The backups: Sophomore Keanu Neal and redshirt freshman Nick Washington

[+] EnlargeJabari Gorman
Derick E. Hingle/USA TODAY SportsSafety Jabari Gorman has played in 37 games for the Gators.
The rest: Redshirt freshman Marcell Harris

The lowdown: Four starting safeties have departed in the last two seasons -- Matt Elam, Josh Evans and Jaylen Watkins left for the NFL, and Cody Riggs transferred to Notre Dame. Most programs could not withstand that kind of exodus, but the Gators are not expecting much of a drop-off in 2014. With 37 games under his belt, Gorman is the veteran of this unit. He started five games last season and was sixth on the team with 48 tackles. He gives a young and inexperienced group a vocal leader to rely upon. Maye and Neal played in all of Florida's 12 games last season, mostly on special teams. Maye started the first two games of the season, but a couple of key mistakes kept him out of the starting lineup for the rest of the season. Still, his experience could give Maye an edge this fall. He'll have to hold off Neal, a physical presence, and two other talented redshirt freshmen. Washington and Harris missed last season with injuries, but both made solid impressions in spring practice. Harris, at 6-foot-1 and 208 pounds, has good range for his size. Washington is better in coverage and spent some time at cornerback and nickel during the spring.

The future: The Gators don't have overwhelming numbers at safety, but with their preference for bigger cornerbacks, it's possible that some position movement will occur down the road. Class of 2014 signee Quincy Wilson is one who comes to mind. He has the speed and athleticism to start his career at cornerback, but at 6-1 and 197 pounds, he could end up at safety. The same could be said of Florida's two 2015 cornerback commits, Marcus Lewis and Jalen Julius. UF coaches have the luxury of trying them at corner and moving them if they aren't earning playing time. The Gators are still looking for more in their next class. Deontai Williams, a hard-hitting ESPN 300 prospect, was the first pledge in the class. Florida's top remaining target is ESPN 300 athlete Jaquan Johnson.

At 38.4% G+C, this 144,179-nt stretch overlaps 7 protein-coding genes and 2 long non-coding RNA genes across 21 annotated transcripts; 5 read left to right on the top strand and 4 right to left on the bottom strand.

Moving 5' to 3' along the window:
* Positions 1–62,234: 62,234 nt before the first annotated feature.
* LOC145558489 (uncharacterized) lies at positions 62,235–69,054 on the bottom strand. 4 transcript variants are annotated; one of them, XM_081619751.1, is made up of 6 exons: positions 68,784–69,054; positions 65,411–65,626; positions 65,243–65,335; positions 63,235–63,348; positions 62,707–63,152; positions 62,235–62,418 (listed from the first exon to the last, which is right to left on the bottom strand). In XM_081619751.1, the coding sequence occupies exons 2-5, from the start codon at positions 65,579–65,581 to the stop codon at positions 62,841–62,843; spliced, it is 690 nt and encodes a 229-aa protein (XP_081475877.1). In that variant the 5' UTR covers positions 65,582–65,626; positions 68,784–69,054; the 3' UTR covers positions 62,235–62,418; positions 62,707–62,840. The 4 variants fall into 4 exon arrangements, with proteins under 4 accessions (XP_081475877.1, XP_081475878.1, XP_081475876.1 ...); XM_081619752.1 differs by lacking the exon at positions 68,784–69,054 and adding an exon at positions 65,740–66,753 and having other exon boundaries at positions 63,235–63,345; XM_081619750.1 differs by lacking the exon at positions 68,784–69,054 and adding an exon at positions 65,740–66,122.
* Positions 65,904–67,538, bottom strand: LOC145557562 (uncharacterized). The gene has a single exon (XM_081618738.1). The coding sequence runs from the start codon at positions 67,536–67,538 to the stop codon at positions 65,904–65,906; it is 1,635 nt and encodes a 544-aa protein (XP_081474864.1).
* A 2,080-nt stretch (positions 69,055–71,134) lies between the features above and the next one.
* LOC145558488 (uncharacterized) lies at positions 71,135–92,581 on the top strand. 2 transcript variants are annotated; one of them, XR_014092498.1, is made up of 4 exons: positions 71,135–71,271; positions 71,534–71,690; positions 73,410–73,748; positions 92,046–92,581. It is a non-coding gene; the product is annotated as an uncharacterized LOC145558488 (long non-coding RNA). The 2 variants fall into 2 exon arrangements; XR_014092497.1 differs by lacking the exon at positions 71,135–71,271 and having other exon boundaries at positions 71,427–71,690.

Today, we continue our break down of each position group in the SEC by looking at an area of defense that has a lot to prove after last season.

We’re talking, of course, about the secondaries.

Maybe it was that they were young and inexperienced. Maybe it was a case of so many quarterbacks being the opposite. But whatever it was, the league’s defensive backs should have a chip on their shoulder after the beating they took in 2013.

With that said, let’s dig into which programs are poised to rebound and sport the best secondaries in the league.

Secondary position rankings

[+] EnlargeCody Prewitt
Michael Chang/Getty ImagesOle Miss safety Cody Prewitt is the leader of an experienced, talented Rebels secondary.
1. Ole Miss: Talent and experience. Both are worth their weight in gold, and Ole Miss has loads of each. We’re probably not giving anything away when we say that both Cody Prewitt and Tony Conner will make the list of the league’s top 10 safeties later today. Prewitt led the league in interceptions last season, and Conner, a former four-star recruit, has barely scratched the surface on what he can do. Trae Elston and Senquez Golson, meanwhile, are potential impact players, along with Mike Hilton and Derrick Jones. If C.J. Hampton lives up to the hype, he could be a true freshman to keep an eye on.

2. Florida: The Gators have plenty of issues. Defensive back is not one of them, however. Despite losing Cody Riggs to transfer and Loucheiz Purifoy, Jaylen Watkins and Marcus Roberson to the NFL, Florida has plenty of talent remaining in the secondary. Only a sophomore, Vernon Hargreaves III is arguably the best corner in the SEC. If either Jalen Tabor or Duke Dawson emerges opposite him, you’re talking about a good one-two punch. And with three experienced safeties to lean on -- Jabari Gorman, Marcus Maye and Brian Poole -- coach Will Muschamp should like what he sees from the secondary as a whole.